"Acknowledge his governance and his leadership," said his party's Ravi Shankar Prasad.
But an important ally for the BJP, the Janata Dal United or JD(U), doesn't share the enthusiasm.
The riots of 2002 in which more than 1,200 people were killed in Gujarat, most of them Muslims, during Mr Modi's first term as chief minister make him an unpalatable partner for important allies of his party, especially the JD(U) and its leader, Nitish Kumar. That could impede Mr Modi's aspirations to run for prime minister in 2014.
The BJP leads a group of parties in the National Democratic Alliance (NDA). Nitish Kumar and his Janata Dal(United ) are a heavyweight member of that group.
As chief minister of Bihar, where the support of the state's Muslim population is one of his strengths, Mr Kumar has said that he will not accept as the leader of the coalition a person whose secularism is questionable.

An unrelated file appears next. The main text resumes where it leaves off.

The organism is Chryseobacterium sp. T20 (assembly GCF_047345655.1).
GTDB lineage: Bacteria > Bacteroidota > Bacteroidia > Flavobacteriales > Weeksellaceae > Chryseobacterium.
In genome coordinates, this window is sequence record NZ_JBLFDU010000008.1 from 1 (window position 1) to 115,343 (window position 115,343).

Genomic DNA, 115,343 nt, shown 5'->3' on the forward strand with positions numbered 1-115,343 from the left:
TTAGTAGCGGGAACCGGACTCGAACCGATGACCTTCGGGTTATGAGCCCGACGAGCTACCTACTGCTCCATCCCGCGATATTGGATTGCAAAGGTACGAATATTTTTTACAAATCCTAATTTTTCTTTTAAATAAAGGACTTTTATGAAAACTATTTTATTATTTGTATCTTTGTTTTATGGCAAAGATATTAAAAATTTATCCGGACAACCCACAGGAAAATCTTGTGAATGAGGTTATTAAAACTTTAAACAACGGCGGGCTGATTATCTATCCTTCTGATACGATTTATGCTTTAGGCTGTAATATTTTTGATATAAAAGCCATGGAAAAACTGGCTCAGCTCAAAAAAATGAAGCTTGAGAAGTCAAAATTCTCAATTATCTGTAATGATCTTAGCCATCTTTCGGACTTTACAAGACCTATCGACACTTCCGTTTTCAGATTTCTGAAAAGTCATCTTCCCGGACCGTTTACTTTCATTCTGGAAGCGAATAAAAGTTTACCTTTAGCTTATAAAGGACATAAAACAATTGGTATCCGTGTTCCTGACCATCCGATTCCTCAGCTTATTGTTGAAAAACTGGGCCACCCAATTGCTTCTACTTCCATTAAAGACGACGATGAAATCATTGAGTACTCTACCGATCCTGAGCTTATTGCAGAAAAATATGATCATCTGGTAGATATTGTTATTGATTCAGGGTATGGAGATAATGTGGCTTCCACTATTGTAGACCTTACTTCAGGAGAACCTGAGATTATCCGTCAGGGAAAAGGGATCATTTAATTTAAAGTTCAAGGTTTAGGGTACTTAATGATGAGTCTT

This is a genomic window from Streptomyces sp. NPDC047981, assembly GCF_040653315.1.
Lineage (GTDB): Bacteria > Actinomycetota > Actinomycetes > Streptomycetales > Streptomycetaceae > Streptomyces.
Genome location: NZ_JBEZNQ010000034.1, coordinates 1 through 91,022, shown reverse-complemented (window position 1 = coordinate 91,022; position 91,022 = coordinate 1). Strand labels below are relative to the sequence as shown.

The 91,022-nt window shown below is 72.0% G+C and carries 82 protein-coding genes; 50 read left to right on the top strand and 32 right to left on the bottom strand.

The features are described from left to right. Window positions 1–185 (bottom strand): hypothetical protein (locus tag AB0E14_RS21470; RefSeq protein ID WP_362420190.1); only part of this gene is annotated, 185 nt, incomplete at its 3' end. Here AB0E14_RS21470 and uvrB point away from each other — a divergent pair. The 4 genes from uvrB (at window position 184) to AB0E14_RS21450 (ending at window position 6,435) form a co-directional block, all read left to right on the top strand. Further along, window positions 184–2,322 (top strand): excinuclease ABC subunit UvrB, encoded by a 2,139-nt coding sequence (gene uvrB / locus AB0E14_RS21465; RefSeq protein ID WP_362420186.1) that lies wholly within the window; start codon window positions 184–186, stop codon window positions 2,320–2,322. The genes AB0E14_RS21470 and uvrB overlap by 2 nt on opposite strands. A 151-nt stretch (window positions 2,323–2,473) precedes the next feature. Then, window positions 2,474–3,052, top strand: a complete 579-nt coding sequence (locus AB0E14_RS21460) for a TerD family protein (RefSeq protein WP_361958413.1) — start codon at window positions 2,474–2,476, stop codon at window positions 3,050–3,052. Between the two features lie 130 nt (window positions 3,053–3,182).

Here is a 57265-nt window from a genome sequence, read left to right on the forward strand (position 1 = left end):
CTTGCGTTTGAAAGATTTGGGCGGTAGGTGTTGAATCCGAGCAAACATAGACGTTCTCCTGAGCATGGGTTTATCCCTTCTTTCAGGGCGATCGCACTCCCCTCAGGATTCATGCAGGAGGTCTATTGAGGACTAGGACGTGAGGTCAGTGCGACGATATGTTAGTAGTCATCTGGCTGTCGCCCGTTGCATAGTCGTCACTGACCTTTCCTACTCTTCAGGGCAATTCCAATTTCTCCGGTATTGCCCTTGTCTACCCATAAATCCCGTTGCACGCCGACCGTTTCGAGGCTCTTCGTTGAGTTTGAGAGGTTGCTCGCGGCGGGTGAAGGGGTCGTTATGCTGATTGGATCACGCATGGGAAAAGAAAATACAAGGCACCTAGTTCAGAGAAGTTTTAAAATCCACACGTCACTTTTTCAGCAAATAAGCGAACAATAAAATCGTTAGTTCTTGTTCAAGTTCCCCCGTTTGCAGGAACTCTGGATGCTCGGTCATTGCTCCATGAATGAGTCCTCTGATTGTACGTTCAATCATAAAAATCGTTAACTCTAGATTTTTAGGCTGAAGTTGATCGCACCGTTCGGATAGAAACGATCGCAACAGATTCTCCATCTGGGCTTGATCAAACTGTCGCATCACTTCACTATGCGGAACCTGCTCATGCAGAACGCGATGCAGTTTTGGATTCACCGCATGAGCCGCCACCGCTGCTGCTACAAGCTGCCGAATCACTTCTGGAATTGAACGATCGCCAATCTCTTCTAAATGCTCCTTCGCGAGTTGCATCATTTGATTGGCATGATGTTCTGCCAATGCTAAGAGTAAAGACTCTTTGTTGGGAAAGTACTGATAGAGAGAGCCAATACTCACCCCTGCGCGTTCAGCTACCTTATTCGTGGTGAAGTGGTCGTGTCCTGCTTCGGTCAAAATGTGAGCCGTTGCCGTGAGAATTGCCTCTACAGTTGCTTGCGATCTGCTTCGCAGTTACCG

So far, Nitish Kumar has not commented on Mr Modi's victory.
"What is proved by his win...what does that have to do with us?" asked Ali Anwar, a parliamentarian from the Janata Dal(United) in Delhi today. "When they discuss the candidates with us, we will share our feedback. We are a secular country...a leader must exhibit secular credentials," he said.